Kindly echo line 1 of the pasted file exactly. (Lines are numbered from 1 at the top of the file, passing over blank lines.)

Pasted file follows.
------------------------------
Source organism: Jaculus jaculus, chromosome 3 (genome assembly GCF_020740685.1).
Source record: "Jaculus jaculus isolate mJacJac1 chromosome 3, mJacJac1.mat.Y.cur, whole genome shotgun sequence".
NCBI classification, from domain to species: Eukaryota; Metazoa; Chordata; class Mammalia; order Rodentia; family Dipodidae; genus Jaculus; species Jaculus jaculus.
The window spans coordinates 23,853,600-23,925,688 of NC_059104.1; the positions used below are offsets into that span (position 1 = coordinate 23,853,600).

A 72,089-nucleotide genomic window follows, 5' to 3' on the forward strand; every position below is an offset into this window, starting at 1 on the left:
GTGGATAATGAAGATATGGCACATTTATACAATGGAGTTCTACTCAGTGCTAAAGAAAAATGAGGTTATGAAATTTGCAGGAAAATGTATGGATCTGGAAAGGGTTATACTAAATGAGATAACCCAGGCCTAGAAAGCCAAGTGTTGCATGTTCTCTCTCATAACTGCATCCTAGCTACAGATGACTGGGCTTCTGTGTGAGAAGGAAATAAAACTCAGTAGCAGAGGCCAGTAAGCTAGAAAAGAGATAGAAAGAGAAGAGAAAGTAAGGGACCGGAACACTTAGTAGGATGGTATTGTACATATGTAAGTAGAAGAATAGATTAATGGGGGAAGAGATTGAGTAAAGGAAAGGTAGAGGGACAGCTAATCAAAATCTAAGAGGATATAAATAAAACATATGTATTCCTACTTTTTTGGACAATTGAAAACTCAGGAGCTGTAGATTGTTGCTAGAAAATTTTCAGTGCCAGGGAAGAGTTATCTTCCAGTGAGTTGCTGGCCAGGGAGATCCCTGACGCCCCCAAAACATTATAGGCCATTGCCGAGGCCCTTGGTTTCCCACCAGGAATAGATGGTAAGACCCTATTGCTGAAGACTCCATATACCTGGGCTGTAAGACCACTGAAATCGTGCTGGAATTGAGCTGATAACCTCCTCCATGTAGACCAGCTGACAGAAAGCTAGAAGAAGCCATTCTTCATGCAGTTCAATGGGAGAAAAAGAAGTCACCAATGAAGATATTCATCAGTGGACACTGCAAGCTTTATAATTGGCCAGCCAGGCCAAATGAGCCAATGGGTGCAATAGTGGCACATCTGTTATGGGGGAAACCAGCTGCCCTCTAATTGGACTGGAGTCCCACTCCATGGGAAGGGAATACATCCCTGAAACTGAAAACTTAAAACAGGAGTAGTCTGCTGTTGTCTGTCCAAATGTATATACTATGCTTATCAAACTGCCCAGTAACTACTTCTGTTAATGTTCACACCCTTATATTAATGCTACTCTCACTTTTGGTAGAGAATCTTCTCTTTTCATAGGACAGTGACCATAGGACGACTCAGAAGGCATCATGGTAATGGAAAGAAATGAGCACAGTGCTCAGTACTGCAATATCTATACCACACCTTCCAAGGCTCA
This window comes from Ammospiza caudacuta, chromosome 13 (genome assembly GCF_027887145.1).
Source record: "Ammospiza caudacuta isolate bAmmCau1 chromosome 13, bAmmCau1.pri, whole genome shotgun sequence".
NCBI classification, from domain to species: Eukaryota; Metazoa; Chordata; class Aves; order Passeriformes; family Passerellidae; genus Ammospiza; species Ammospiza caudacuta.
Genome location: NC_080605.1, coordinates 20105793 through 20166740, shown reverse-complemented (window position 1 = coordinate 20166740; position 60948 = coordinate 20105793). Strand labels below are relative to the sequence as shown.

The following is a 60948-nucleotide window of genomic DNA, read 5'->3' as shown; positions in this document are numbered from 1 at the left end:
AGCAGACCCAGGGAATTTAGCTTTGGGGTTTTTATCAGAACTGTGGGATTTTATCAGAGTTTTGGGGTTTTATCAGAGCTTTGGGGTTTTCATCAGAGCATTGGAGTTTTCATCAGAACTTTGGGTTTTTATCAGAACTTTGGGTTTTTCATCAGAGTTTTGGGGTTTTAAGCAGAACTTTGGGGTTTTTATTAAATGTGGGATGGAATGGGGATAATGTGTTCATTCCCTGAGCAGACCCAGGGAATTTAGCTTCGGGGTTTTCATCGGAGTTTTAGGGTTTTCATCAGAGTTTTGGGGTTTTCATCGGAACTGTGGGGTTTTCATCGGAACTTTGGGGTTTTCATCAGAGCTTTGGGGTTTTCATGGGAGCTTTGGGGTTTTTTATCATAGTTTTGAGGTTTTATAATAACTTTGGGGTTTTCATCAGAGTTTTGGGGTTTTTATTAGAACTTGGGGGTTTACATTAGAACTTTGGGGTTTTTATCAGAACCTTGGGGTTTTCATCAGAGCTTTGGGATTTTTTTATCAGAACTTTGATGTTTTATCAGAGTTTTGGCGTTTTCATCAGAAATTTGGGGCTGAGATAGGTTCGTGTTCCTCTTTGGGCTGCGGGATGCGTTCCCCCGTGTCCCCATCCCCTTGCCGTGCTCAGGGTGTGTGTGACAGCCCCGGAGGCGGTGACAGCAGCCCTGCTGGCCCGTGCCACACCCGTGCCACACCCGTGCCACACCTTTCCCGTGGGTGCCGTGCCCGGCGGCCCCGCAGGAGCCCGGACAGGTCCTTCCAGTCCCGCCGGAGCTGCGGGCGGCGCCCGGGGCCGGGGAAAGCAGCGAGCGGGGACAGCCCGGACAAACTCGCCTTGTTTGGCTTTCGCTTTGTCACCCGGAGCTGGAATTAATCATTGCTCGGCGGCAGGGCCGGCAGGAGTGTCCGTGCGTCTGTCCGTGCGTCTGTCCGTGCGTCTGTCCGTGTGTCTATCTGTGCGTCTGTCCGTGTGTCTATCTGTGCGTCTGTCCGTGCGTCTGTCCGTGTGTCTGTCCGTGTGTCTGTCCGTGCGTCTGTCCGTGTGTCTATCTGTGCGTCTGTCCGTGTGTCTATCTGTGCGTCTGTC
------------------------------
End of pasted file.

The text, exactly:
Source organism: Jaculus jaculus, chromosome 3 (genome assembly GCF_020740685.1).